Byline: Joanna Birch
Birmingham's cultural credentials are often misunderstood or ignored, yet they offer the key to unlocking the true commercial potential of the city.
They demonstrate Birmingham's vibrancy and ability to offer a great lifestyle for both prospective employees and employers alike. They attract talent into the city and individuals who wish to associate themselves with that talent which in turn encourages business investment, student growth and potential income generation. In addition they reinforce Birmingham's status as a truly international city.
In a BBC Inside Out programme earlier this year, reporters undertook a review to pitch Birmingham and Manchester against one another as Britain's second city. The programme highlighted the worrying repercussions of not working together on a collective and united cultural vision. If 48 per cent of people in the UK believe Manchester to be the UK's second city, Birmingham needs to up its game to provide a strong cultural image to the world.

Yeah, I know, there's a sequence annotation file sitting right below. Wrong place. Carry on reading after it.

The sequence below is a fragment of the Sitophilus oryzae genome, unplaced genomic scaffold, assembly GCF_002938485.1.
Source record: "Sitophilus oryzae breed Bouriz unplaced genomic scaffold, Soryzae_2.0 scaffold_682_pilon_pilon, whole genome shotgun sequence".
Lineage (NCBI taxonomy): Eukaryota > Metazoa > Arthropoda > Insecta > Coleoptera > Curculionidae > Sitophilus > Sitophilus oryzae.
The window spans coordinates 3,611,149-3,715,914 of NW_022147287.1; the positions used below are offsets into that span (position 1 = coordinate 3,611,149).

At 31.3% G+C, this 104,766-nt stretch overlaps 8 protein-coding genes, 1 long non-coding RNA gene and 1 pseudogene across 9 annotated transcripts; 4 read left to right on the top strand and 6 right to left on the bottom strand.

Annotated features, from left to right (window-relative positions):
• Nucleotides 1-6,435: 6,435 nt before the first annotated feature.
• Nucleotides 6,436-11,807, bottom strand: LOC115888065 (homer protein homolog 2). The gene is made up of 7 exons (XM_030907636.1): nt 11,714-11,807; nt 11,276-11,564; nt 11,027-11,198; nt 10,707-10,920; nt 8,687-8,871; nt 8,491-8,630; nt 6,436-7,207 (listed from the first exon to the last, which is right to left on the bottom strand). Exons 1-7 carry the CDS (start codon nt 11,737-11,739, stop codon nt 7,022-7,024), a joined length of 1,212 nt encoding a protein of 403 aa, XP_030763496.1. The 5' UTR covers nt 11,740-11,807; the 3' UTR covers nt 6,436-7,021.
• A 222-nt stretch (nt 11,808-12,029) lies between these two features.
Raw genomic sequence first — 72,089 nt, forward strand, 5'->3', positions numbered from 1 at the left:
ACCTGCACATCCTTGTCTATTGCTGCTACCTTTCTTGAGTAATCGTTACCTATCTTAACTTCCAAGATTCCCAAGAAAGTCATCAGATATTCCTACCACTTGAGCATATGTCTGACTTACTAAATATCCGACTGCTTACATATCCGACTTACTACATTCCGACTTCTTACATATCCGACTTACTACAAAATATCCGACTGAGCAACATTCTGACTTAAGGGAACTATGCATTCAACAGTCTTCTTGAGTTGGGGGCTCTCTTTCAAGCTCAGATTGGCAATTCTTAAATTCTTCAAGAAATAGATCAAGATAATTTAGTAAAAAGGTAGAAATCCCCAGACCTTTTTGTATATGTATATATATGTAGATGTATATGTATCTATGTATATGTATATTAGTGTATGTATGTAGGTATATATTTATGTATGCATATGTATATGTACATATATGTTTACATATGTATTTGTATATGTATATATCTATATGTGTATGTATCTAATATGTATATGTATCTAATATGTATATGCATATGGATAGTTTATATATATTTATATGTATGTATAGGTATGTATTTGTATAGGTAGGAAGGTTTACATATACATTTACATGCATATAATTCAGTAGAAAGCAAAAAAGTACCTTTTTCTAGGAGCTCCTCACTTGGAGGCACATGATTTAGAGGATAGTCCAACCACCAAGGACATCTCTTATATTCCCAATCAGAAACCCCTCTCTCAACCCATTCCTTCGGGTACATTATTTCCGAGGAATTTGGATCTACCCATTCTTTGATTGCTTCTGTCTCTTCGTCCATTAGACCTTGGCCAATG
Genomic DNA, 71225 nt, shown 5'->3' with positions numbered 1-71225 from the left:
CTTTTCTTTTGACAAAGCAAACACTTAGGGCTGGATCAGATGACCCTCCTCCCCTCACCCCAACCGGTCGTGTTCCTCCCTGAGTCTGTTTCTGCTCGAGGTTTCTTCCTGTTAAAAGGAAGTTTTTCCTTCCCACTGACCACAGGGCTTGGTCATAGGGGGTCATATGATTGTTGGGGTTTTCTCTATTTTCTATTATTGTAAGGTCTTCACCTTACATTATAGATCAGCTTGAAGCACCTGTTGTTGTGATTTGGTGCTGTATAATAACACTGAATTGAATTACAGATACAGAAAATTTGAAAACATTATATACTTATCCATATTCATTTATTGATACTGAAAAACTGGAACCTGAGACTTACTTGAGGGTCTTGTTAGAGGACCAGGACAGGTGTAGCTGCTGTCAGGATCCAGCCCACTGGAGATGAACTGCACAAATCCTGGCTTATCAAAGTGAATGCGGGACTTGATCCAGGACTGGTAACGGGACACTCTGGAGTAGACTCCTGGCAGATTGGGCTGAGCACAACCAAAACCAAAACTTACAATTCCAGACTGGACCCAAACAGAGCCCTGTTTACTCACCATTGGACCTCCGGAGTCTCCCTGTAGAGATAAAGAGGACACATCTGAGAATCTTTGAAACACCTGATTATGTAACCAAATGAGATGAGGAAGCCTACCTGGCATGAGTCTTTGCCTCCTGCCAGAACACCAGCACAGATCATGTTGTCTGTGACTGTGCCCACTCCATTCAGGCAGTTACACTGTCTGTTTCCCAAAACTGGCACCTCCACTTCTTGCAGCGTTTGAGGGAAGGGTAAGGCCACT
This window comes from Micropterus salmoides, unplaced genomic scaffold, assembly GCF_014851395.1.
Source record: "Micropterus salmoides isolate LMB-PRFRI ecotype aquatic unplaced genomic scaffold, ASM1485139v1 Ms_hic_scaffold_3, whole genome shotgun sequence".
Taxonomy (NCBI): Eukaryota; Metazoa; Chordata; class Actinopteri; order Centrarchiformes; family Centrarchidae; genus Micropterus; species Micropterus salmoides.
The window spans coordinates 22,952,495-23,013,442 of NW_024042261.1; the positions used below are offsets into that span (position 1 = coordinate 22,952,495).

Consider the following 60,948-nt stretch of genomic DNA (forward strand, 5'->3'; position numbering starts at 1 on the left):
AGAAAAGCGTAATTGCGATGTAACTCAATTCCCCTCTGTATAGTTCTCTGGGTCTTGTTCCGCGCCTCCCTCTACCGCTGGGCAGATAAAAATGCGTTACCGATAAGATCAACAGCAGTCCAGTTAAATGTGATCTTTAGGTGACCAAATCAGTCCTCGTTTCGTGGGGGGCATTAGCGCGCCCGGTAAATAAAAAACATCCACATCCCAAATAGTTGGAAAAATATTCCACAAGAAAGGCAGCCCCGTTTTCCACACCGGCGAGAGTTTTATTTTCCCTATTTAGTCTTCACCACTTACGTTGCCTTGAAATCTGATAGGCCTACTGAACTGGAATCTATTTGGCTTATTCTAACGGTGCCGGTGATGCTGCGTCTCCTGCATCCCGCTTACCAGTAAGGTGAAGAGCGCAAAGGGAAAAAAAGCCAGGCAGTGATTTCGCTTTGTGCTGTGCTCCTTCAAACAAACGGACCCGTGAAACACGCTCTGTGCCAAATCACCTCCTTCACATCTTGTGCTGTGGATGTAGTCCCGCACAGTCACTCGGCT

Our experience of the 80s and 90s show what a tremendous influx of publicity, tourism and new business can materialise from thinking big. However, the development of internationally recognised arts organisations, such as the City of Birmingham Symphony Orchestra and the Birmingham Royal Ballet, and opportunities such as the hosting of G8, do not happen without foresight, careful preparation - and passion.
And without greater vision, more involvement and greater commitment from the Birmingham business community, a city with world class arts and a thriving artistic community will be bypassed yet again in favour of competing cities.
However, Birmingham has real potential to knock back the competition. This year sees a range of high profile festivals including Fierce, New Art Birmingham and the second New Generation Arts Festival, organised by UCE Birmingham, all of which have successfully attracted national publicity.
There is great potential for Eastside (with Birmingham City Council's commitment to creating an education and cultural quarter there) to play a major role in supporting a strong infrastructure in which art can continue to flourish.
UCE Birmingham continues to be keen to support these developments with ambitious plans to invest in Eastside and strong endorsement by the new vice chancellor, David Tidmarsh.
The business …